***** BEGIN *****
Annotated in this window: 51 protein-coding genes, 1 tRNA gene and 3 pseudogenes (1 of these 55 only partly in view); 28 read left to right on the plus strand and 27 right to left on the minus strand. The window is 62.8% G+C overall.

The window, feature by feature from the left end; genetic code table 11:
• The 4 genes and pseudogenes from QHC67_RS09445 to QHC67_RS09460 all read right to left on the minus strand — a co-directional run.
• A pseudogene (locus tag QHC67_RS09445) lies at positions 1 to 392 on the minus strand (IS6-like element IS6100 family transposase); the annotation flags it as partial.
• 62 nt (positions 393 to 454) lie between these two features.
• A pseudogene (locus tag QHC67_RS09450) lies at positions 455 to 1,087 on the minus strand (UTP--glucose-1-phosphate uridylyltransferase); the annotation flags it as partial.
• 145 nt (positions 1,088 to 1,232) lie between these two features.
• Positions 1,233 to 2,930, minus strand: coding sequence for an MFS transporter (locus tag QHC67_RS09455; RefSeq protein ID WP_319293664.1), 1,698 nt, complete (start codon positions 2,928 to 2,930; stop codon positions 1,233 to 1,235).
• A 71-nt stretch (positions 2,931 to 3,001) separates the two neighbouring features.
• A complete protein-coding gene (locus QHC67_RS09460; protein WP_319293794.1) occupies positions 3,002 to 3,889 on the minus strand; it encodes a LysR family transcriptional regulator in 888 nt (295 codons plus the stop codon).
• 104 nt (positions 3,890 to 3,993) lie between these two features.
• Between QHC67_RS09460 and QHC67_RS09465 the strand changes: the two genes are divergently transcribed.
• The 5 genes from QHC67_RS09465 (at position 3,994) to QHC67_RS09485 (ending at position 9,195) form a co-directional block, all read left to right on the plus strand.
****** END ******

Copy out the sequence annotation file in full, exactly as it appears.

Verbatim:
Annotated in this window: 51 protein-coding genes, 1 tRNA gene and 3 pseudogenes (1 of these 55 only partly in view); 28 read left to right on the plus strand and 27 right to left on the minus strand. The window is 62.8% G+C overall.

The window, feature by feature from the left end; genetic code table 11:
• The 4 genes and pseudogenes from QHC67_RS09445 to QHC67_RS09460 all read right to left on the minus strand — a co-directional run.
• A pseudogene (locus tag QHC67_RS09445) lies at positions 1 to 392 on the minus strand (IS6-like element IS6100 family transposase); the annotation flags it as partial.
• 62 nt (positions 393 to 454) lie between these two features.
• A pseudogene (locus tag QHC67_RS09450) lies at positions 455 to 1,087 on the minus strand (UTP--glucose-1-phosphate uridylyltransferase); the annotation flags it as partial.
• 145 nt (positions 1,088 to 1,232) lie between these two features.
• Positions 1,233 to 2,930, minus strand: coding sequence for an MFS transporter (locus tag QHC67_RS09455; RefSeq protein ID WP_319293664.1), 1,698 nt, complete (start codon positions 2,928 to 2,930; stop codon positions 1,233 to 1,235).
• A 71-nt stretch (positions 2,931 to 3,001) separates the two neighbouring features.
• A complete protein-coding gene (locus QHC67_RS09460; protein WP_319293794.1) occupies positions 3,002 to 3,889 on the minus strand; it encodes a LysR family transcriptional regulator in 888 nt (295 codons plus the stop codon).
• 104 nt (positions 3,890 to 3,993) lie between these two features.
• Between QHC67_RS09460 and QHC67_RS09465 the strand changes: the two genes are divergently transcribed.
• The 5 genes from QHC67_RS09465 (at position 3,994) to QHC67_RS09485 (ending at position 9,195) form a co-directional block, all read left to right on the plus strand.